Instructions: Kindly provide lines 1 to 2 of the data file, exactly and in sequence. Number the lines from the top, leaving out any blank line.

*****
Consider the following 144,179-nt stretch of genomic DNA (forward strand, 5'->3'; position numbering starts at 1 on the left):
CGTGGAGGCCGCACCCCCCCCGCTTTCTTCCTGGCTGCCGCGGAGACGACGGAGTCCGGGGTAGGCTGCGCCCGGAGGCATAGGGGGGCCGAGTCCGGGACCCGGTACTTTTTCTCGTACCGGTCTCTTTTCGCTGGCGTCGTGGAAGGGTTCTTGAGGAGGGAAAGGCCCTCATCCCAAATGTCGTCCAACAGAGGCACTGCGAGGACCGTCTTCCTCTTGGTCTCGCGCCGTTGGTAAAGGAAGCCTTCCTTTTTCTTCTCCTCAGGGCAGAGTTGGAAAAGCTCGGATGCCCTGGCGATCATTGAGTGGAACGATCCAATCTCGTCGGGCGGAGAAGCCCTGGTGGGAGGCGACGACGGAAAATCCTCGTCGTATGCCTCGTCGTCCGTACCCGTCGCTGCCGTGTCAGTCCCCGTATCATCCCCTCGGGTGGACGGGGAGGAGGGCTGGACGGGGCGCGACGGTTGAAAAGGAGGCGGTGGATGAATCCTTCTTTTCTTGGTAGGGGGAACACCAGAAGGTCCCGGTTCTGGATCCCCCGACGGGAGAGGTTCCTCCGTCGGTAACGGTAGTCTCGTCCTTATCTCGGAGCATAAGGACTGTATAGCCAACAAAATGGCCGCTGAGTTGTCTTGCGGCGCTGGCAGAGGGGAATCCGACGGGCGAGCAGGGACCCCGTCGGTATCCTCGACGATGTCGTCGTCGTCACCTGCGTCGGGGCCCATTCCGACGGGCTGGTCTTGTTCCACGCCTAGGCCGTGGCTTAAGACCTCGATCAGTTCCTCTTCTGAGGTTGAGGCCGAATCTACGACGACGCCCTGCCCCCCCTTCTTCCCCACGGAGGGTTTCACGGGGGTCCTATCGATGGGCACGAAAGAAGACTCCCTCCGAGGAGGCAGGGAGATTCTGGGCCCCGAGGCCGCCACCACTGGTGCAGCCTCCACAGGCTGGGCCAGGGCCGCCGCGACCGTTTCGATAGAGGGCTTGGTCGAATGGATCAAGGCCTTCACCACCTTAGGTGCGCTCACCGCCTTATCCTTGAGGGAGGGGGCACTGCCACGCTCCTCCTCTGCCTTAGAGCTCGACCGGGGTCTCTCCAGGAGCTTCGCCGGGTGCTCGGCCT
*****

Consider the following 144,179-nt stretch of genomic DNA (forward strand, 5'->3'; position numbering starts at 1 on the left):
CGTGGAGGCCGCACCCCCCCCGCTTTCTTCCTGGCTGCCGCGGAGACGACGGAGTCCGGGGTAGGCTGCGCCCGGAGGCATAGGGGGGCCGAGTCCGGGACCCGGTACTTTTTCTCGTACCGGTCTCTTTTCGCTGGCGTCGTGGAAGGGTTCTTGAGGAGGGAAAGGCCCTCATCCCAAATGTCGTCCAACAGAGGCACTGCGAGGACCGTCTTCCTCTTGGTCTCGCGCCGTTGGTAAAGGAAGCCTTCCTTTTTCTTCTCCTCAGGGCAGAGTTGGAAAAGCTCGGATGCCCTGGCGATCATTGAGTGGAACGATCCAATCTCGTCGGGCGGAGAAGCCCTGGTGGGAGGCGACGACGGAAAATCCTCGTCGTATGCCTCGTCGTCCGTACCCGTCGCTGCCGTGTCAGTCCCCGTATCATCCCCTCGGGTGGACGGGGAGGAGGGCTGGACGGGGCGCGACGGTTGAAAAGGAGGCGGTGGATGAATCCTTCTTTTCTTGGTAGGGGGAACACCAGAAGGTCCCGGTTCTGGATCCCCCGACGGGAGAGGTTCCTCCGTCGGTAACGGTAGTCTCGTCCTTATCTCGGAGCATAAGGACTGTATAGCCAACAAAATGGCCGCTGAGTTGTCTTGCGGCGCTGGCAGAGGGGAATCCGACGGGCGAGCAGGGACCCCGTCGGTATCCTCGACGATGTCGTCGTCGTCACCTGCGTCGGGGCCCATTCCGACGGGCTGGTCTTGTTCCACGCCTAGGCCGTGGCTTAAGACCTCGATCAGTTCCTCTTCTGAGGTTGAGGCCGAATCTACGACGACGCCCTGCCCCCCCTTCTTCCCCACGGAGGGTTTCACGGGGGTCCTATCGATGGGCACGAAAGAAGACTCCCTCCGAGGAGGCAGGGAGATTCTGGGCCCCGAGGCCGCCACCACTGGTGCAGCCTCCACAGGCTGGGCCAGGGCCGCCGCGACCGTTTCGATAGAGGGCTTGGTCGAATGGATCAAGGCCTTCACCACCTTAGGTGCGCTCACCGCCTTATCCTTGAGGGAGGGGGCACTGCCACGCTCCTCCTCTGCCTTAGAGCTCGACCGGGGTCTCTCCAGGAGCTTCGCCGGGTGCTCGGCCT